The Boeing 737 Max-8 plane that crashed shortly after take off in Ethiopia Sunday morning—killing all 157 on board, including eight Americans—was a brand new jet and the same model as the Indonesian Lion Air plane that crashed in October.
It was still too early in the investigation to determine exactly what caused the crash, and when asked about potential sabotage, the Ethiopian Airlines CEO said, “At this stage we cannot rule out anything.”
Airline officials said the plane’s pilot made a distress call and was cleared to return to the airport in Addis Abba, moments before the plane crashed 38 miles southeast of the capital near the town of Bishoftu.
Flightradar24 tweeted that the “vertical speed was unstable after take off” on the Ethiopian Airlines flight 302. The same report was made after the Lion Air crash.
Ethiopian Airlines said those on board were from at least 35 countries, and confirmed that eight Americans, seven British nationals and 18 Canadians were among the victims. Additional victims included citizens of Italy, Kenya, Egypt, Ethiopia, China, Russia, Spain, Israel, Yemen, Togo, Somalia, India, Slovakia, Austria, Sweden, Morocco, Poland, Belgium, Indonesia, Uganda, Sudan, Serbia, Mozambique, Rwanda and Ireland. There were also four diplomats traveling on U.N. laissez-passer passports.
On Saturday, the U.S. State Department reversed an earlier alert warning Americans not to travel into or out of the Ethiopian airport on Sunday, March. 10. The alert was due to potentially dangerous protests occurring in the capital city. It was not immediately clear why the security alert was reversed.
On Sunday, the U.S. National Transportation Safety Board announced on Twitter that it would be sending a specialized team to assist in the investigation. “The F.A.A. is closely monitoring developments in the Ethiopian Airlines Fight 302 crash early this morning,” according to the tweet. “We are in contact with the State Department and plan to join the NTSB in its assistance with Ethiopian civil aviation authorities to investigate the crash.”
During a press conference Ethiopian Airlines CEO Tewolde Gebre Mariam said the plane had arrived from Johannesburg, South Africa at 6 a.m. and had gone through normal safety checks for the 8:38 a.m. flight 302 to Nairobi. Then about six minutes after take off, the plane crashed.
Ethiopian Airlines has an excellent safety record, according to the CEO. The last accident was in 2010 when a smaller aircraft crashed into the Mediterranean Sea after taking off from Beirut, Lebanon, killing all 90 passengers and crew.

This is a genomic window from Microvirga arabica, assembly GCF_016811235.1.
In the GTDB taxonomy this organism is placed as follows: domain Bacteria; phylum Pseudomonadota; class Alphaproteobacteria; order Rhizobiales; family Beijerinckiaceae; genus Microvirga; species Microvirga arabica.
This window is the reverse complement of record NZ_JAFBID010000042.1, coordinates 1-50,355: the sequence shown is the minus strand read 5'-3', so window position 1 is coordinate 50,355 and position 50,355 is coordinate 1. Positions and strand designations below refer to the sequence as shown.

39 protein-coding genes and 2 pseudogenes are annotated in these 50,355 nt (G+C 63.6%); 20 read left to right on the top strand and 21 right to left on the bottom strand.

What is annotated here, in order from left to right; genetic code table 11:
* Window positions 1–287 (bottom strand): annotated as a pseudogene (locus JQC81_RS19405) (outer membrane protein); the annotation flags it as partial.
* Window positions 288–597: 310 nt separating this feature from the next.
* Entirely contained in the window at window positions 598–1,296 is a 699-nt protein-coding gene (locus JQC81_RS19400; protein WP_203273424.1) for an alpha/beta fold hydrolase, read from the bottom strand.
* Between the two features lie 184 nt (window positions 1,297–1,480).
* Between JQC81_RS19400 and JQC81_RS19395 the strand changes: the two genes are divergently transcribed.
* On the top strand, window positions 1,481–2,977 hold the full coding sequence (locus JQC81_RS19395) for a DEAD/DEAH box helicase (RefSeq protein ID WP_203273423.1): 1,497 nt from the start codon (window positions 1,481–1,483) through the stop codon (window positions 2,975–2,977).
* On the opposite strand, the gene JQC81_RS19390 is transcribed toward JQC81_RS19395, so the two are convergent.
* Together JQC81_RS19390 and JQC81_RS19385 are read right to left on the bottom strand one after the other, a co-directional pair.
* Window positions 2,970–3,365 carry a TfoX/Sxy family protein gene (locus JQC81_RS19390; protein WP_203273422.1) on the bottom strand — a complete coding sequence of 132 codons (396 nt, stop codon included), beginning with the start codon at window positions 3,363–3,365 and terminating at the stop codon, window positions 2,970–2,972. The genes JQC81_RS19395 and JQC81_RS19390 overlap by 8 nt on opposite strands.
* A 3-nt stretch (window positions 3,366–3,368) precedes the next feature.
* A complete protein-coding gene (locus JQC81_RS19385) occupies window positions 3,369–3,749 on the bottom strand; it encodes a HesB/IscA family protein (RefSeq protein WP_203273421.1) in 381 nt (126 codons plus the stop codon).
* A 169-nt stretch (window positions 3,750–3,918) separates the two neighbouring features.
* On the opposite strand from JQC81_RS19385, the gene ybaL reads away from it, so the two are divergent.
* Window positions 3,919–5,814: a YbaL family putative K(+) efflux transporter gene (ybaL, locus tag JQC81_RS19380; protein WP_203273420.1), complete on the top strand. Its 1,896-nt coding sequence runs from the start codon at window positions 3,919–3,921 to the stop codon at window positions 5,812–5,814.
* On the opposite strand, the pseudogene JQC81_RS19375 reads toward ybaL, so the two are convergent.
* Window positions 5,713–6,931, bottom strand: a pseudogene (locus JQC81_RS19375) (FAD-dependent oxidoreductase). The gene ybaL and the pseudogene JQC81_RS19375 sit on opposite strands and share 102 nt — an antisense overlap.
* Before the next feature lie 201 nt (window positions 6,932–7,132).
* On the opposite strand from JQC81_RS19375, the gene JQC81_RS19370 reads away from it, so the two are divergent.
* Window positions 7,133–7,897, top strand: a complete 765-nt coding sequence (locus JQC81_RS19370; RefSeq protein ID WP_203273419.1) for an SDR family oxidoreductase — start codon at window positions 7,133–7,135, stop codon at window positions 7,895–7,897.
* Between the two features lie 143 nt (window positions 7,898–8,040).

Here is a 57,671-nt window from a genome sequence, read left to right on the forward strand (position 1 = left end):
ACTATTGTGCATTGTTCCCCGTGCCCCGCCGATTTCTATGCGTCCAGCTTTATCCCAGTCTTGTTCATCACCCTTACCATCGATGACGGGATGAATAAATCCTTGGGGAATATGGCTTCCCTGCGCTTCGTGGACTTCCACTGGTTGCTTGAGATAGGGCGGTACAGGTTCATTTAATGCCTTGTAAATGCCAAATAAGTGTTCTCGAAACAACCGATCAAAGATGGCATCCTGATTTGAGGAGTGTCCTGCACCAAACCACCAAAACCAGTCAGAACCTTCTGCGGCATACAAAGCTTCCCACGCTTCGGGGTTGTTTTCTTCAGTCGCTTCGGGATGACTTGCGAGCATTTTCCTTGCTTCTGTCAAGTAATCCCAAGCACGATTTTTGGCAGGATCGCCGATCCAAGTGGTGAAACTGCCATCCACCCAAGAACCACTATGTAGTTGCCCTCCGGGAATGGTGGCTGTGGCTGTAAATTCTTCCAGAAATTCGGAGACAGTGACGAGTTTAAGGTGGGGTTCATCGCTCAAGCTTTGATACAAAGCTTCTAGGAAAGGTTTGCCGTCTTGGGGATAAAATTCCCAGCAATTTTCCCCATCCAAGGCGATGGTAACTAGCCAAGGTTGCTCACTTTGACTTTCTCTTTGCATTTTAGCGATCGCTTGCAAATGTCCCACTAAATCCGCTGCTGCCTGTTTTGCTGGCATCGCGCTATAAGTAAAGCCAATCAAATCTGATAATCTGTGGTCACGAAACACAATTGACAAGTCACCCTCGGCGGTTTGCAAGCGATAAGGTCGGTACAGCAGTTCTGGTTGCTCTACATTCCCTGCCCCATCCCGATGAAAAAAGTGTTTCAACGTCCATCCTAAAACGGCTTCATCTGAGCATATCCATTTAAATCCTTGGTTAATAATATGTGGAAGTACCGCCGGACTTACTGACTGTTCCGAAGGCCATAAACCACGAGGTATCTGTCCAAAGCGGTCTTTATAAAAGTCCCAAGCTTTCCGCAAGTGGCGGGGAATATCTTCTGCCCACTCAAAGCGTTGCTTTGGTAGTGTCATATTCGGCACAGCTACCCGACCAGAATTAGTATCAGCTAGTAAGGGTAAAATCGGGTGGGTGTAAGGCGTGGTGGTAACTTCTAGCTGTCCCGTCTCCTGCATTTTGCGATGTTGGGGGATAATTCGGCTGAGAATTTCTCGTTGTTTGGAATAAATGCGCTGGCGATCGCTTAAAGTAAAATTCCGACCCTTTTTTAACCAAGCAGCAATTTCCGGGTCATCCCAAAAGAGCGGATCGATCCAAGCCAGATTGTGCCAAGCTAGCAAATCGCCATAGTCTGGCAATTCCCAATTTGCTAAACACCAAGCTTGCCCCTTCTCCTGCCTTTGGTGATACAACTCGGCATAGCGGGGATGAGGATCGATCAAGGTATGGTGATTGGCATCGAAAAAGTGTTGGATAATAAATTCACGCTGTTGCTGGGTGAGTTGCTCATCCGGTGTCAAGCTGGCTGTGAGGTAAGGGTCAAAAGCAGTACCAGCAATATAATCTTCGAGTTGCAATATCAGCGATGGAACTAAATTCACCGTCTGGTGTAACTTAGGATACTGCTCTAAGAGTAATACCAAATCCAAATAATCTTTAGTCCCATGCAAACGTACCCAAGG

Mariam said the airline has six additional Boeing 737 Max-8 planes. Asked during the press conference if those planes had been grounded as a result of the crash, he said, “not yet.”
The Boeing 737 Max-8 was delivered to Ethiopian Airlines November 15, 2018. In October 2018, the same type of aircraft was involved in the fatal Lion Air accident that killed 189 people shortly after takeoff in Jakarta. That crash was blamed on an automatic system that did not allow pilots to raise the nose of the jet. A lawsuit against Boeing claims that the company did not provide instructions to pilots on “how to recover from a situation triggered by a failure in a sensor intended to warn of an impending aerodynamic stall.”
Ethiopian Airlines tweeted a photo of the company CEO standing in the debris field of the devastating crash site. Personal effects and airplane parts protruded from a crater created when the jet made impact.
Emergency crews arrived at the scene, about 38 miles from the airport within an hour of the crash, according to local reports. An eyewitness on the ground told BBC that they saw an “intense fire” as the aircraft made impact with the ground. “The blast and the fire were so strong that we couldn't get near it,” the man said. “Everything is burnt down. There are four helicopters at the scene now.”
During a press conference streamed on Facebook Ethiopian Airlines spokesman said they took possession of the brand new aircraft last November. He said that pilot was half Kenyan half Ethiopian with an “excellent flying record.” He said the aircraft was mostly submerged under ground from the impact and that a full multi-nation investigation was now underway.